Mexico Appearance

wb01542_.gif (729 bytes)  Men should wear a conservative dark suit and tie. Your wardrobe should include suits that have classic lines and tailoring in gray or navy, and white or light blue shirts. A white shirt is more formal and should be worn when the formality of the meeting dictates.

wb01542_.gif (729 bytes)  Women should wear a dress or skirt and blouse. A classic suit may also be worn. Build a wardrobe using classic lines, classic skirt lengths, and basic classic colors - gray, navy, white, and ivory.

wb01542_.gif (729 bytes)  Men may wear pants and a light shirt for casual. Plan a casual wardrobe using the classic colors, plus camel, and you will be casual, yet polished. Should you have the opportunity to wear a guayabera, the wonderful traditional lightweight shirt, you wear is out over your pants. This design is very comfortable in warmer weather.

wb01542_.gif (729 bytes)  Women may wear a blouse with pants or a skirt for casual. To present yourself as professional and polished, even in an informal setting, build your casual wardrobe using classic shades of gray, blue, camel, white and ivory.

wb01542_.gif (729 bytes)  Jeans are generally not appropriate, and tight or low cut clothing is never appropriate.

wb01542_.gif (729 bytes)  Standing with your hands on your hips suggests aggressiveness, and keeping your hands in your pockets is impolite.

wb01542_.gif (729 bytes)  Mexicans may not make eye contact. This is a sign of respect and should not be taken as an affront.


Mexico Behavior 

wb01542_.gif (729 bytes)  Men shake hands upon meeting and leaving, and will wait for a woman to be the first to offer her hand.

wb01542_.gif (729 bytes)  Women may shake hands with men and other women. Many times a woman may pat another woman's shoulder or forearm, or kiss on the cheek.

wb01542_.gif (729 bytes)  Longtime friends may embrace, and after several meetings you may also be greeted with an embrace.

wb01542_.gif (729 bytes)  Punctuality is not rigid because of the emphasis on personal obligations. The best time for appointments is between 10:00 a.m. and 1:00 p.m., with late afternoon a second choice.

wb01542_.gif (729 bytes)  Business lunches, rather than dinners are the traditional form of business entertaining and are usually prolonged affairs, beginning between 2:00 and 3:00 p.m. and lasting three to four hours, with little time being devoted to actual business. Lunches are an essential part of business to establish a personal relationship.

wb01542_.gif (729 bytes)  Working breakfasts are also popular, meeting at 8:00 or 8:30 at your hotel, and usually lasting two hours at the most.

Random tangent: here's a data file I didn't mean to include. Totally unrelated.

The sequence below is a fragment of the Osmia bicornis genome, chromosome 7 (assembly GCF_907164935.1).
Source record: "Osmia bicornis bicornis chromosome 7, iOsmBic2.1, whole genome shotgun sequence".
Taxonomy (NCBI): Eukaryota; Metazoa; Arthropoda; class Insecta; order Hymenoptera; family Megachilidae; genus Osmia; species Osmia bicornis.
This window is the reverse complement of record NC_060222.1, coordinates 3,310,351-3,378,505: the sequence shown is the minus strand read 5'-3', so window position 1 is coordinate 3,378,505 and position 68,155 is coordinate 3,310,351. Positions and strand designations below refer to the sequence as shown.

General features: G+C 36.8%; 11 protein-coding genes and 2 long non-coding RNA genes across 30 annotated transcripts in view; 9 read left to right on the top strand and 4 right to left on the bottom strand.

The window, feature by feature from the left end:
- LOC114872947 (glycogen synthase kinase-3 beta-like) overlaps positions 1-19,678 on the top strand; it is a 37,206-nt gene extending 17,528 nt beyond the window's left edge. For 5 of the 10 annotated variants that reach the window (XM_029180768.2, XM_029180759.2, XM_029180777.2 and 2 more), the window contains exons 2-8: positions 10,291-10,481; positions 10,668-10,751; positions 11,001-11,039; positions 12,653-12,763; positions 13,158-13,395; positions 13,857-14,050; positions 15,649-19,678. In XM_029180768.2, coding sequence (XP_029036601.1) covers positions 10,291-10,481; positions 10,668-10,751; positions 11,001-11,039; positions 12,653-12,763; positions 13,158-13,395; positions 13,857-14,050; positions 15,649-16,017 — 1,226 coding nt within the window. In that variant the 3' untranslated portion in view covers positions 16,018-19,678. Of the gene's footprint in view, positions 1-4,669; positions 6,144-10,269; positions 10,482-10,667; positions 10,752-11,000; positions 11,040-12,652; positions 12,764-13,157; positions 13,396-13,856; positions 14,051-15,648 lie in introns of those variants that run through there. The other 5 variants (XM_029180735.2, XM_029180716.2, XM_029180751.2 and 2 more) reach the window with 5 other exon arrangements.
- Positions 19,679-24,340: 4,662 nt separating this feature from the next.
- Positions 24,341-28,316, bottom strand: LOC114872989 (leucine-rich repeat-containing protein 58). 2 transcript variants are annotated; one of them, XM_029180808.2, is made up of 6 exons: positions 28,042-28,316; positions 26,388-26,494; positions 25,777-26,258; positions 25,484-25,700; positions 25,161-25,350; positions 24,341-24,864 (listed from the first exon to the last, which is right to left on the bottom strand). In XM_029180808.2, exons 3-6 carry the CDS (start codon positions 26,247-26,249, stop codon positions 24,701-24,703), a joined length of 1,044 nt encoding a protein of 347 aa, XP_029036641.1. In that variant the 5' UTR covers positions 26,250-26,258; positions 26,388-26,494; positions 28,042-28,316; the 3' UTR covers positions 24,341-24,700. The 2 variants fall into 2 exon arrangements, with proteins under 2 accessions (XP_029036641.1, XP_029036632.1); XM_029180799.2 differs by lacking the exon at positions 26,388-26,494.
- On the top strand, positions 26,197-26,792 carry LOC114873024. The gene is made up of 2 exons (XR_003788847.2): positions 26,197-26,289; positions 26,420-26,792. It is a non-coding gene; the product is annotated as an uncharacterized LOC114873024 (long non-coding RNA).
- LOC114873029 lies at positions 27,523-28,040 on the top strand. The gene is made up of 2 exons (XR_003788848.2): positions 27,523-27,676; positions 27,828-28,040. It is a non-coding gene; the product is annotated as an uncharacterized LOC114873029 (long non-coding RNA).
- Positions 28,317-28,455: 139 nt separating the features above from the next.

wb01542_.gif (729 bytes)  Conversations take place at a close physical distance. Stepping back may be regarded as unfriendly.

wb01542_.gif (729 bytes)  Mexican men are warm and friendly, and make a lot of physical contact. They often touch shoulders or hold another’s arm. To withdraw from this touch is considered insulting.

wb01542_.gif (729 bytes)  Giving gifts to business executives is not required. Small items with a company logo (for an initial visit) are appreciated.

wb01542_.gif (729 bytes)  Secretaries do appreciate gifts. If giving a valuable gift, such as perfume or a scarf, present it on a return visit. A man giving it to a female secretary should indicate the gift is from his wife.

wb01542_.gif (729 bytes)  Gifts are not required for a dinner guest, but will be appreciated. Good choices are candy, flowers (sent ahead of time), or local crafts from home.

wb01542_.gif (729 bytes)  When giving flowers: yellow – represent death, red – cast spells, and white – lift spells.

wb01542_.gif (729 bytes)  Do not give gifts made of silver, as it is associated with trinkets sold to tourists.

wb01542_.gif (729 bytes)  Women should not invite a male counterpart for a business dinner unless other associates or spouses attend. Also, Mexican men will graciously attempt to pay for a meal, even though you are hosting it. A professional way to host a meal is to dine or lunch at your hotel. Pre-arrange to have the meal added to your hotel bill.

wb01542_.gif (729 bytes)  Tipping is appropriate for services provided. Wages are often so low that workers depend heavily on gratuities for their income.

wb01542_.gif (729 bytes)  Pay for store purchases by placing money in the cashier’s hand, rather than on the counter.


Mexico Communications 

wb01542_.gif (729 bytes)   Refrain from using first names until invited to do so.

wb01542_.gif (729 bytes)   Titles are important and should be included on business cards. You may directly speak to someone by only using his or her title only, without including the last name.

wb01542_.gif (729 bytes)   Doctor is a physician or Ph.D. Profesor it the title for a teacher. Ingeniero is an engineer. Arquitecto is an architect. Abogado is a lawyer.

wb01542_.gif (729 bytes)   People without professional titles are addressed using Mr., Mrs., or Miss and his or her surname. Senor is Mr., Senora is Mrs., and Senorita is Miss

wb01542_.gif (729 bytes)   Hispanics generally use two surnames. The first surname listed is from the father, and the second surname listed is from the mother. When speaking to someone use his or her father’s surname.

wb01542_.gif (729 bytes)   A married woman will add her husband's father's name to the end of her name, usually shown as de (name) when written. This woman would be formally addressed as Senora de (name).

wb01542_.gif (729 bytes)   In speaking to this same married woman less formally, you would simply say Senora (name).

wb01542_.gif (729 bytes)   Do not use red ink anytime you are writing someone's name.

wb01542_.gif (729 bytes)   The traditional toast in Mexico is Salud (Sal-UUD).

wb01542_.gif (729 bytes)   Mexican’s use a "psst-psst" sound to catch another’s attention in public. This is not considered rude.

wb01542_.gif (729 bytes)   Mexicans refer to people from the United States as North Americans.

wb01542_.gif (729 bytes)   Good conversational topics are Mexican culture, history, art, and museums.

wb01542_.gif (729 bytes)   Never discuss the Mexican-American war, poverty, illegal aliens, or earthquakes.




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Page authored by: Joni Nicol & Stephen Taylor